Many prospects skim through catalogs and brochures, glancing at
the photos and reading the accompanying captions only when a
particular image arouses their interest. That’s when you have
their attention. And so that’s when you sell them.
My advice for writing captions is to never describe what readers
can see for themselves in your photo.
If your photo shows a man in a golf shirt, for example, don’t
place a caption beneath the photo that simply says “New Golf
Shirt.” Instead, write a subhead that communicates a benefit
that the reader cannot see, one that the photographer could
never capture. Write something like this:
NEVER A HOLE IN ONE: Our new
Glengarry Golf Shirt features a Teflon fabric protector that
forms an invisible shield around fibers for superb protection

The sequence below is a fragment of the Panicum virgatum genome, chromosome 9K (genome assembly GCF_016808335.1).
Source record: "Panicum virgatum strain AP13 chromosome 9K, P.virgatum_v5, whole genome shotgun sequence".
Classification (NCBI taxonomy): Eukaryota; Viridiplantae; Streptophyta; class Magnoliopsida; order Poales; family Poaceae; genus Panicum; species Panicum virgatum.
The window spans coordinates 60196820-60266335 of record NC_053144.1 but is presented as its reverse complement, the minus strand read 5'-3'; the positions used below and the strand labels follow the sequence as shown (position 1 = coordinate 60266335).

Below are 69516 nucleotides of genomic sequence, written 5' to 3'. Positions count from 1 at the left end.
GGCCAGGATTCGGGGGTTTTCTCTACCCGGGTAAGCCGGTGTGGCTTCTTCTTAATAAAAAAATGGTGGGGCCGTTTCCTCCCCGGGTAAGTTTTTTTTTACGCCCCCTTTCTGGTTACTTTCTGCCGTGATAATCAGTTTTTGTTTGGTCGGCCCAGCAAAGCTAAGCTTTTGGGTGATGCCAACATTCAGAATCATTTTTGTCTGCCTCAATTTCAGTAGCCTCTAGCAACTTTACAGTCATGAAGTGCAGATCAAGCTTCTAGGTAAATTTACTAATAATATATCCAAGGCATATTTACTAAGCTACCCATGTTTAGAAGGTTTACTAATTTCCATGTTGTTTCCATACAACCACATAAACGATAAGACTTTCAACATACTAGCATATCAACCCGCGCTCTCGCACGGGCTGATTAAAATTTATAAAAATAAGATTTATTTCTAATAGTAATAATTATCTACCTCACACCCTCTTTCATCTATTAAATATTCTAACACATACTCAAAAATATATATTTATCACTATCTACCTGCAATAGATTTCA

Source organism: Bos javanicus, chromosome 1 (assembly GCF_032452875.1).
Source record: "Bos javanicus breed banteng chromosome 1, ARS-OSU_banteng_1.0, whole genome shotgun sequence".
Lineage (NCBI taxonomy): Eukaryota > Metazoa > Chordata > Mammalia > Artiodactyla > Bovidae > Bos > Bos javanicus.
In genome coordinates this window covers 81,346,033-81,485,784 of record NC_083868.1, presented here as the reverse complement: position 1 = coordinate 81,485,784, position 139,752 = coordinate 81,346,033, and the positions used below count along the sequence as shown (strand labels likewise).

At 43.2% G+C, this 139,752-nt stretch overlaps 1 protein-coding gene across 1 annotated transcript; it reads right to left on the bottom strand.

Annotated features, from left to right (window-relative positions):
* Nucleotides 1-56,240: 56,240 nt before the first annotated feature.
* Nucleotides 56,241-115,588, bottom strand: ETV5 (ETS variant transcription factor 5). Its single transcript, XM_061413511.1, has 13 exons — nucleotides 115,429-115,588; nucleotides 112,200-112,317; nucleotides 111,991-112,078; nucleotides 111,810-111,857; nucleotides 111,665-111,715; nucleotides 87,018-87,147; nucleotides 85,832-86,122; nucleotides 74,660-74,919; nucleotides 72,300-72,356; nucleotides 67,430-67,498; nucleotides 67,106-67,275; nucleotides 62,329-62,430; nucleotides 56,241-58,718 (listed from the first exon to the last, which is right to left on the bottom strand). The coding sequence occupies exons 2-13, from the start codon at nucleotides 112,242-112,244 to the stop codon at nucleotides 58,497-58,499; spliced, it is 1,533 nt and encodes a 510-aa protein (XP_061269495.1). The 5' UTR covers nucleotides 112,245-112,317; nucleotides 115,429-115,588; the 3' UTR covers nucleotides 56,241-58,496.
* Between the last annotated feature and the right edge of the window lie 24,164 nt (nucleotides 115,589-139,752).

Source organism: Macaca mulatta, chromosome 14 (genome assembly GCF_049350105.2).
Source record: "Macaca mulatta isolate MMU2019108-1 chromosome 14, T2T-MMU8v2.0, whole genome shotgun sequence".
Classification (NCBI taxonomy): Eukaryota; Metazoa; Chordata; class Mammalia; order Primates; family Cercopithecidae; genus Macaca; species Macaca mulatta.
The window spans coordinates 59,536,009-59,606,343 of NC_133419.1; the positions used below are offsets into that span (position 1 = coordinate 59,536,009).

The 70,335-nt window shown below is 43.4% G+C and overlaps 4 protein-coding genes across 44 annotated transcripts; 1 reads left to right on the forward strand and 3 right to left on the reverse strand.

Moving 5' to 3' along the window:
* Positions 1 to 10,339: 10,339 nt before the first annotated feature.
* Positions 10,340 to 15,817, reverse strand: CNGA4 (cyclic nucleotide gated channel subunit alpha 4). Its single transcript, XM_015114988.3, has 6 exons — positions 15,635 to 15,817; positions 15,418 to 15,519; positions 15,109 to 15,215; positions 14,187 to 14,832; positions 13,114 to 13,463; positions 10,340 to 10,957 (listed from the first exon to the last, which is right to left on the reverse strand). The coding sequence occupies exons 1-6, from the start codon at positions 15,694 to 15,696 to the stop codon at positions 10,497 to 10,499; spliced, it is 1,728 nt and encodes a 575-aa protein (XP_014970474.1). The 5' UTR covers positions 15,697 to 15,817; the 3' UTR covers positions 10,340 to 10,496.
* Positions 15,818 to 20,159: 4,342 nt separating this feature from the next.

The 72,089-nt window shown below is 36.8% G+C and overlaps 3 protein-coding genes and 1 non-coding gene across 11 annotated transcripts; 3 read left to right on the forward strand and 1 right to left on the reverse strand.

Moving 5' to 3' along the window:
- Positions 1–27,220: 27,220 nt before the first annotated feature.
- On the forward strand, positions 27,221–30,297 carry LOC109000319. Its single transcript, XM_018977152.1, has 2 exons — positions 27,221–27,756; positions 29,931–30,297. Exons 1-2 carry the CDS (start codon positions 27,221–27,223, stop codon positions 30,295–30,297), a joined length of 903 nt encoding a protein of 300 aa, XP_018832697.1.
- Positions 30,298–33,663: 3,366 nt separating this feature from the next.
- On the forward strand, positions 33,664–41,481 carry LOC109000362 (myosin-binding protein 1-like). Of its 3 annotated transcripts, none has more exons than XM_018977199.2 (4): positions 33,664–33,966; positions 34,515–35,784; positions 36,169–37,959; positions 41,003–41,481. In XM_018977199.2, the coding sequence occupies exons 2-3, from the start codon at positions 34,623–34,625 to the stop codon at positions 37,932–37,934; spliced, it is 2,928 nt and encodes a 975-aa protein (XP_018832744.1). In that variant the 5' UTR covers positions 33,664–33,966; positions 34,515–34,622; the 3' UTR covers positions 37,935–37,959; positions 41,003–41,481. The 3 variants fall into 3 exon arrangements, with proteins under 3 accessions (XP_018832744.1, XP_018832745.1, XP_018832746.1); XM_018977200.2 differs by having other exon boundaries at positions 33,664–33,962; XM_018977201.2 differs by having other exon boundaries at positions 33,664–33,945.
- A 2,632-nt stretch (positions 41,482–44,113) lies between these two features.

against tears and punctures.
My second piece of solicited advice (you subscribed to the
newsletter, after all) is to start your captions, whenever
possible, with a pithy intro phrase. In five words or fewer,
capture the essence of what you are saying with a clever word
play, like the one above. Here’s another example.
My local newspaper ran a story about the problem that my city is
facing this summer with some homeowners watering their lawns
every day when they should be watering every other day to
conserve water. The story was illustrated with a photograph of a
city bylaw officer, in uniform, at the door of a homeowner who
was in the very act of breaking the bylaw. The photo caption
LAWN ORDER: Bylaw Enforcement
Officer Jack Phillips issues a warning to homeowner . .
That caption put a smile on my face and forced me to read the
story. Your captions and subheads will do the same if you make
them clever, interesting and laden with benefits that interest
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